The Dahcotah Bride

The valley of the Upper Mississippi presents many attractions to the reflecting mind, apart from the admiration excited by its natural beauty. It is at once an old country and a new the home of a people who are rapidly passing away and of a nation whose strength is ever advancing. The white man treads



The Dahcotah Convert Wabashaw

“Tell me,” said, Hiatu-we-noken-chah, or ‘woman of the night,’ “the Great Spirit whom you have taught me to fear, why has he made the white woman rich and happy, and the Dahcotah poor and miserable?” She spoke with bitterness when she remembered the years of sorrow that had made up the sum of her existence.



Nebraska Land Patents – Sioux Tribe



Agreement of October 17, 1882

This agreement made pursuant to an item in the sundry civil act of Congress, approved August 7, 1882, by Newton Edmunds, Peter C. Shannon, and James H. Teller, duly appointed commissioners on the part of the United States, and the different bands of the Sioux Indians by their chiefs and headmen whose names are hereto



Treaty of October 10, 1865 – Minneconjon Sioux

Articles of a treaty made and concluded at Fort Sully, in the Territory of Dakota, by and between Newton Edmunds, governor and ex-officio superintendent of Indian affairs of Dakota Territory; Edward B. Taylor, superintendent of Indian affairs for the northern superintendency; Major-General S. R. Curtis, Brigadier-General H. H. Sibley, Henry W. Reed, and Orin Guernsey,



Treaty of September 10, 1836

Convention with the Sioux of Wa-ha-shaw’s tribe. In a convention held this tenth day of September 1836, between Col. Z. Taylor Indian Agent, and the chiefs, braves, and principal men of the Sioux of Wa-ha-shaw’s tribe of Indians, it has been represented, that according to the stipulations of the first article of the treaty of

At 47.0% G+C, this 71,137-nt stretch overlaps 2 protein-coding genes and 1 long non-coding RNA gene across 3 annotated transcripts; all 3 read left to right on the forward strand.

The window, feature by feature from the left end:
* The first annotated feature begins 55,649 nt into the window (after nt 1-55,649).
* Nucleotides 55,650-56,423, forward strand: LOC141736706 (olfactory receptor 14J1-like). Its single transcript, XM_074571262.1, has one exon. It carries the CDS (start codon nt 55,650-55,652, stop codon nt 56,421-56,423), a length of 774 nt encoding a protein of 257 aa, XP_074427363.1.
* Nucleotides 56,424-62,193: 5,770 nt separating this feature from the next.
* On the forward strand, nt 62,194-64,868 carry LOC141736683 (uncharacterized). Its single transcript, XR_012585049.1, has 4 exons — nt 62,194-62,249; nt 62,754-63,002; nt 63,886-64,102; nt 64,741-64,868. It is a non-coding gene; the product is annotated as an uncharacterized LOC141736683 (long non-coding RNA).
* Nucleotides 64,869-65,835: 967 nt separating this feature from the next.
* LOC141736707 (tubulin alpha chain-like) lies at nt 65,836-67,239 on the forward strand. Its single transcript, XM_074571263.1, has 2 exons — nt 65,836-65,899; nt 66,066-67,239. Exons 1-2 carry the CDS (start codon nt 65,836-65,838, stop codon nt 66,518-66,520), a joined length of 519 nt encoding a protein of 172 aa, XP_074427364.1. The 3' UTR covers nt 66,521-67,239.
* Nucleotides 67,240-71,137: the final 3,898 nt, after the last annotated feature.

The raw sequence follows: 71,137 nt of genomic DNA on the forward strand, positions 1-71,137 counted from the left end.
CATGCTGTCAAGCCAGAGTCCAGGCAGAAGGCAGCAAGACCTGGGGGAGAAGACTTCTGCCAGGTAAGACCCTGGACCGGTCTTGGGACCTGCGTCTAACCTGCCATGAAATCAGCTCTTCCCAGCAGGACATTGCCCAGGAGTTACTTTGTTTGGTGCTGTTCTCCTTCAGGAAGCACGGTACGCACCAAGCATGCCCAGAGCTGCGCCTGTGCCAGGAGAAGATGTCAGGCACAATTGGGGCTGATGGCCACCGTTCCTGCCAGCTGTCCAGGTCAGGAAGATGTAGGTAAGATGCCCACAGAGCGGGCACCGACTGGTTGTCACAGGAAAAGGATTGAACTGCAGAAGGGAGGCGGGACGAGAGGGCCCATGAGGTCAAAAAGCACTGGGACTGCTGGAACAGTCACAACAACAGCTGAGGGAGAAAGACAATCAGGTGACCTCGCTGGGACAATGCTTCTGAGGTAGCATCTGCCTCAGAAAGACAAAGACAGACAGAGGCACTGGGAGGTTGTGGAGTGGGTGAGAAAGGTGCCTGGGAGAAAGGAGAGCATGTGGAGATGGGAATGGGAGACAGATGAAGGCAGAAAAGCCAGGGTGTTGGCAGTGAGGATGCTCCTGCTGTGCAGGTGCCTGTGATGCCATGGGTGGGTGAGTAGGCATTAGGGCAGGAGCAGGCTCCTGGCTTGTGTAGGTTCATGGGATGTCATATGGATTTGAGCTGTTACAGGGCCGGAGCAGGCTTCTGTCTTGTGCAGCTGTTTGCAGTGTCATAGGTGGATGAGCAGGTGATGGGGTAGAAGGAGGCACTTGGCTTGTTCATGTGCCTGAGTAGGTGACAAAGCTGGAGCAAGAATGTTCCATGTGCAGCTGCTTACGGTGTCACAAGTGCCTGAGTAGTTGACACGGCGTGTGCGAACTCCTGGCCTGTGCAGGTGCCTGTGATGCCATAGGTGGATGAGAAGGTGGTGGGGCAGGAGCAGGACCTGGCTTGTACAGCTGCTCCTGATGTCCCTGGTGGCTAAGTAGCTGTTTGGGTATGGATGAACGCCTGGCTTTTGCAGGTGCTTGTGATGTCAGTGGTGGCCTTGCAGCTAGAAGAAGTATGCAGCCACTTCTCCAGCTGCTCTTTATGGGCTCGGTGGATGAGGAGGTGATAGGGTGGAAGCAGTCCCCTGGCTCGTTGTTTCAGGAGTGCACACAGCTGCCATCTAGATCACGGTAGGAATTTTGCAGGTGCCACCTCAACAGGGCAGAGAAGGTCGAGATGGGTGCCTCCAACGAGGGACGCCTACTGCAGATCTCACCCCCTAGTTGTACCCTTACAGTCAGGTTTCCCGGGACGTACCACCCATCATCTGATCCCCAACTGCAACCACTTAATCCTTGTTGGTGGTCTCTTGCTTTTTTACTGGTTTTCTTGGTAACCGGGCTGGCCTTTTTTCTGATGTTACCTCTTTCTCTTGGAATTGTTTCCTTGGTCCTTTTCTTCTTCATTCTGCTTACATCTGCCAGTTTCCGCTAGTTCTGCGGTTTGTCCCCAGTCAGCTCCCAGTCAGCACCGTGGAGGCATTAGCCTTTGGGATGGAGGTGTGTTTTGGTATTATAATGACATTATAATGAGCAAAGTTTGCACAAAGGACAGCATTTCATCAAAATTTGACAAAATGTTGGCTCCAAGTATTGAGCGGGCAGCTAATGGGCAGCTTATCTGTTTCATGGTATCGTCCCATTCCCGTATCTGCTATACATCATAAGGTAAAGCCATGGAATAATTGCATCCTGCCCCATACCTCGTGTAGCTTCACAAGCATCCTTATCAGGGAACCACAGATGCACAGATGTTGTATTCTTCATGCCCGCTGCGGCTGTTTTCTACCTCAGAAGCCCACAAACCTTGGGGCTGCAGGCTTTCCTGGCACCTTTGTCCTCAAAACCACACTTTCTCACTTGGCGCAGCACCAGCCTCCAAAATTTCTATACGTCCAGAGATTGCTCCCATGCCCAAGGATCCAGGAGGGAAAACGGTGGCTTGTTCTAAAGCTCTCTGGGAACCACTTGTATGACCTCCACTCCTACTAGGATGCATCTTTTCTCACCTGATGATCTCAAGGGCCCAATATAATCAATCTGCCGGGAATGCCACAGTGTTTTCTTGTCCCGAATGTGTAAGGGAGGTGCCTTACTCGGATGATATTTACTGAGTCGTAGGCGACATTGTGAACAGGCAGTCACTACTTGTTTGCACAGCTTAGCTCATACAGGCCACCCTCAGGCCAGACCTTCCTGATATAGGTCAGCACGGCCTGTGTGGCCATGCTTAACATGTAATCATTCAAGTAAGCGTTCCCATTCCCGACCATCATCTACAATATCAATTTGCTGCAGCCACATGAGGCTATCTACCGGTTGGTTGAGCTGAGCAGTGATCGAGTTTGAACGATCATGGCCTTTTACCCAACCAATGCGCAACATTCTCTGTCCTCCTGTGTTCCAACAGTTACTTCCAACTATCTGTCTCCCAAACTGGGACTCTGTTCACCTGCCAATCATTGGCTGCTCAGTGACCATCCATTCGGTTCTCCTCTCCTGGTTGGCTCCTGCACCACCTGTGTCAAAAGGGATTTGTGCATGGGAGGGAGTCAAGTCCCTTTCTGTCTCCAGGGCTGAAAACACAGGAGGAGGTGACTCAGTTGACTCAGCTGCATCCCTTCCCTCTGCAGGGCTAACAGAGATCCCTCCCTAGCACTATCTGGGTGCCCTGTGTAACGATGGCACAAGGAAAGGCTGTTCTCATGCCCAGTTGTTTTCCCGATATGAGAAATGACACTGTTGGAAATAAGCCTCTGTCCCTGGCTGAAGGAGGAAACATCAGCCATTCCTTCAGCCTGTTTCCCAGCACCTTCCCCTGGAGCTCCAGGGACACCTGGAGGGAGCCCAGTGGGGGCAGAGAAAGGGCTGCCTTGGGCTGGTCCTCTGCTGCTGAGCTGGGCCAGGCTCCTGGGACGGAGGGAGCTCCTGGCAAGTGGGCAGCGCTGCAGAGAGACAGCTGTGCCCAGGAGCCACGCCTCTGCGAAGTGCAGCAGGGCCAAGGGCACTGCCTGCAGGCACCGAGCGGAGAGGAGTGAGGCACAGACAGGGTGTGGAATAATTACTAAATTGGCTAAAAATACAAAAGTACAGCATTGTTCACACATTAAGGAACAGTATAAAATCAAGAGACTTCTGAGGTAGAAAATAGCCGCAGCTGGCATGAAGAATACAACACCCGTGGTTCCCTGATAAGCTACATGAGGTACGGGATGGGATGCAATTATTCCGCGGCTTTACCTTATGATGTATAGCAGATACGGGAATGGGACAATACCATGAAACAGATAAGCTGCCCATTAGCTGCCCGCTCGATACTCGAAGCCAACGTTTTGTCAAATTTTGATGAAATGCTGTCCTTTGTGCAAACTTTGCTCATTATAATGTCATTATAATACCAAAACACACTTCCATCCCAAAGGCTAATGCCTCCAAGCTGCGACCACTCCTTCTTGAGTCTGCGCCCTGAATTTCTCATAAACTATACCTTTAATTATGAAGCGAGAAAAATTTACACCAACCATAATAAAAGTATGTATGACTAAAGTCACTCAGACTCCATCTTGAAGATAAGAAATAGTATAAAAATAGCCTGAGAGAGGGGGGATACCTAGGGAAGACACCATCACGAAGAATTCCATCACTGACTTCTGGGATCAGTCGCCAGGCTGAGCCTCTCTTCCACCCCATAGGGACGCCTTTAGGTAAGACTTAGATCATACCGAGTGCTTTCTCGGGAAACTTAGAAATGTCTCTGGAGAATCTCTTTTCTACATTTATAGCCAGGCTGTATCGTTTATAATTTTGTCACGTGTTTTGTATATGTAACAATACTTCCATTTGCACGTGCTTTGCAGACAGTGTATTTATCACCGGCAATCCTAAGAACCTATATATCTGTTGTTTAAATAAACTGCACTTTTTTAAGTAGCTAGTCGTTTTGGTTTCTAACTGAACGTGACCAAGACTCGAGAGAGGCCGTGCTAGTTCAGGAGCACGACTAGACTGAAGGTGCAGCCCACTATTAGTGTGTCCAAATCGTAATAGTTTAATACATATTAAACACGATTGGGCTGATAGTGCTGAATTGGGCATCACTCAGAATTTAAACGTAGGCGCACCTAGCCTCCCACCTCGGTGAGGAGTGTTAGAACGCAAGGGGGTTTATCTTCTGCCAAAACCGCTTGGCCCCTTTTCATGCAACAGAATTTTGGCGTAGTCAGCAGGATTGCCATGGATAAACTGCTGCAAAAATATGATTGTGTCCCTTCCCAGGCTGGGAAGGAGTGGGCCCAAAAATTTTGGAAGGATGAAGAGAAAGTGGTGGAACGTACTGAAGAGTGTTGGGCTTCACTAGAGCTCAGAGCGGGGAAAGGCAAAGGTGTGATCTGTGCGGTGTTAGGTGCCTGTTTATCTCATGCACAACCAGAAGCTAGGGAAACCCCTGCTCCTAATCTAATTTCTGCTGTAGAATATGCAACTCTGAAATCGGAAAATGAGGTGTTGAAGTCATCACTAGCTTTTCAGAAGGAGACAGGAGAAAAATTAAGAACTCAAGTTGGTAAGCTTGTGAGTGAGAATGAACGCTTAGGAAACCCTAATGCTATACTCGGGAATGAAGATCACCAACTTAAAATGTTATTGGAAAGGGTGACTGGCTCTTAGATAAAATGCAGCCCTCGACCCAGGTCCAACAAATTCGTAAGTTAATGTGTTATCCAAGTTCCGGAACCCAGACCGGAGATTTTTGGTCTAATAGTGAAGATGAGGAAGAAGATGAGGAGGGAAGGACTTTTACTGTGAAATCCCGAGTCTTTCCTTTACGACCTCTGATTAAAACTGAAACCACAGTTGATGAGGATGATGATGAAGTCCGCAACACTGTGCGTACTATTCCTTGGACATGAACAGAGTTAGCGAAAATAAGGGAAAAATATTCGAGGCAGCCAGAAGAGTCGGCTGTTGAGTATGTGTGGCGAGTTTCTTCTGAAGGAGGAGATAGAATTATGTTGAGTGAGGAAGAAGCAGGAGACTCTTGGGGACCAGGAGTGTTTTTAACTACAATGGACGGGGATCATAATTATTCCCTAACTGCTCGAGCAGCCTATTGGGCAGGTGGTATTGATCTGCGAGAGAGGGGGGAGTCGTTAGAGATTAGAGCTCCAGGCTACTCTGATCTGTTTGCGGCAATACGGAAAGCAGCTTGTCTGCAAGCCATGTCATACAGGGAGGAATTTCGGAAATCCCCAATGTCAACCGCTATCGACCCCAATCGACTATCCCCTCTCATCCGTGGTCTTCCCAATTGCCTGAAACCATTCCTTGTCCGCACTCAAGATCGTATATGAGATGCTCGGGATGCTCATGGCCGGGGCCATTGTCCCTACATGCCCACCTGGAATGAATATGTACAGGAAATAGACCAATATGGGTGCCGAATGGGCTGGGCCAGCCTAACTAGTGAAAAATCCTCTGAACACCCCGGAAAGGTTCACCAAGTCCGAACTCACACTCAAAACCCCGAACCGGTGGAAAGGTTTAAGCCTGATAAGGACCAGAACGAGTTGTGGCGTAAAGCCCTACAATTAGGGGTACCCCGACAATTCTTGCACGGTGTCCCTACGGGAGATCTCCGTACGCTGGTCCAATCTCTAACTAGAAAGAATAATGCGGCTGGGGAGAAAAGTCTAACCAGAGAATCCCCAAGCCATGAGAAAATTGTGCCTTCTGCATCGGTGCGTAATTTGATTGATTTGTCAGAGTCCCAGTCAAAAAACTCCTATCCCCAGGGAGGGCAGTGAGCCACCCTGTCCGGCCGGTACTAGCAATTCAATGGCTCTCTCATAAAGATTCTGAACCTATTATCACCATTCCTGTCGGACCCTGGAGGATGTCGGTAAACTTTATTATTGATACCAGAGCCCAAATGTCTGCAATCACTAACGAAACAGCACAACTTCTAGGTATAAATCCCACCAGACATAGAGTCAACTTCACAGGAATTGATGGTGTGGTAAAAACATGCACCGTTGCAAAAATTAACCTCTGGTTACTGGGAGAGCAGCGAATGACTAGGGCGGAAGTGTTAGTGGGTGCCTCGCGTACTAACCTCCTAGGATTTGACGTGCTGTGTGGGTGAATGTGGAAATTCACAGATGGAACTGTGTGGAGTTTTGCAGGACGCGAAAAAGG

Cattle Ranchers and Native Americans of Brown County, Nebraska

Cattle ranches were the first settlements made in northwest Nebraska. The surplus stock from these ranches was bought by the United States government at good prices, so the business was a profitable one for a few years. To the west of Brown county several large outfits were found very early, previous to 1880: Boiling Springs



Treaty of July 15, 1830

Articles of a treaty made and concluded by William Clark Superintendent of Indian Affairs and Willoughby Morgan, Col. of the United States 1st Regt. Infantry, Commissioners on behalf of the United States on the one part, and the undersigned Deputations of the Confederated Tribes of the Sacs and Foxes; the Medawah-Kanton, Wahpacoota, Wahpeton and Sissetong



Red Cloud

Far away in Wyoming lived the Sioux Indians, a fierce and warlike tribe. They called themselves Dakotas; but their enemies said that when they fought they did everything in a mean, hidden way so that it was hard to know what to expect, and they called them Sioux, which means “snake-like-ones.” To this tribe belonged



Treaty of August 19, 1825

Treaty with the Sioux and Chippewa, Sacs and Fox, Menominie, Ioway, Winnebago, and a portion of the Ottawa, and Potawattomie Tribes. The United States of America have seen with much regret, that wars have for many years been carried on between the Sioux and the Chippewas, and more recently between the confederated tribes of Sacs



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